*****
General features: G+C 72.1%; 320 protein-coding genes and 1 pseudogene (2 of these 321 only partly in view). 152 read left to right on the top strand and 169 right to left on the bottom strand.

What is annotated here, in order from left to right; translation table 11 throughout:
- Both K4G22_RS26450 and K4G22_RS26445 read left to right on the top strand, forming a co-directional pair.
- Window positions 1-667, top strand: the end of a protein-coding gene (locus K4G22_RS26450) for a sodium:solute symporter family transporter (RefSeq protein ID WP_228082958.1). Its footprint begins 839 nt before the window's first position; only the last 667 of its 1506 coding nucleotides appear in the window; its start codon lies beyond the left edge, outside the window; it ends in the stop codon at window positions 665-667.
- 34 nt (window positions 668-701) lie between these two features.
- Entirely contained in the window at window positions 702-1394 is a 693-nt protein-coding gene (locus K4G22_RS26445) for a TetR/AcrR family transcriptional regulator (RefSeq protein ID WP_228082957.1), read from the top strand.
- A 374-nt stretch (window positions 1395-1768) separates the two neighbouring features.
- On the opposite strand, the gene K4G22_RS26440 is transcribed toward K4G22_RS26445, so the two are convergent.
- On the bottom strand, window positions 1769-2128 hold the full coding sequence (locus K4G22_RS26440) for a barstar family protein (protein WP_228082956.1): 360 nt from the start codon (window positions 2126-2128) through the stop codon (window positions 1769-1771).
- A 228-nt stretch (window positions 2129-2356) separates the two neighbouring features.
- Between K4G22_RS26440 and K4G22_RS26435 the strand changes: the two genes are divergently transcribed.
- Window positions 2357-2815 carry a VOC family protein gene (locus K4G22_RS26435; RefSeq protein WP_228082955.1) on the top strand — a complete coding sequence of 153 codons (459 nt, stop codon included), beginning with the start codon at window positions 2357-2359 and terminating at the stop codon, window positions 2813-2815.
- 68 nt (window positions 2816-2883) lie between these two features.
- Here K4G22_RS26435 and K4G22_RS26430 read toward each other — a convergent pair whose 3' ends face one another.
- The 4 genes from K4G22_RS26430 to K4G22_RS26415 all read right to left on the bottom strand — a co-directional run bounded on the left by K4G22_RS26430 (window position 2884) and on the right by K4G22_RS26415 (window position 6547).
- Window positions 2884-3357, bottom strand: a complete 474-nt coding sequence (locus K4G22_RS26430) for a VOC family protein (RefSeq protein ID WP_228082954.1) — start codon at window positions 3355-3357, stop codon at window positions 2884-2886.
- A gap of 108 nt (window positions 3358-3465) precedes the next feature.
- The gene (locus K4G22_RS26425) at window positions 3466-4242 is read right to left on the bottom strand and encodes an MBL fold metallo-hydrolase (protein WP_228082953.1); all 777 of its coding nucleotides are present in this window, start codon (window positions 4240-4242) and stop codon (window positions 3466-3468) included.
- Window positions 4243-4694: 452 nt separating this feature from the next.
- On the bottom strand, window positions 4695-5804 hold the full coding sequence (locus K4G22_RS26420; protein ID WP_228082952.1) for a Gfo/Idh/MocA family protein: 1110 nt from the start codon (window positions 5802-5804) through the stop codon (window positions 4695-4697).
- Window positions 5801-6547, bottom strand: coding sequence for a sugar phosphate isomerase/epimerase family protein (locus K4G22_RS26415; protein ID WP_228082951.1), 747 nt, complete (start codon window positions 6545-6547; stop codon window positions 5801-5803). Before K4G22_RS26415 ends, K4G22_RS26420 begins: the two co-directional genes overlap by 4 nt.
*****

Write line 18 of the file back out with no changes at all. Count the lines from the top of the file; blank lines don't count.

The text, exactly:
- The gene (locus K4G22_RS26425) at window positions 3466-4242 is read right to left on the bottom strand and encodes an MBL fold metallo-hydrolase (protein WP_228082953.1); all 777 of its coding nucleotides are present in this window, start codon (window positions 4240-4242) and stop codon (window positions 3466-3468) included.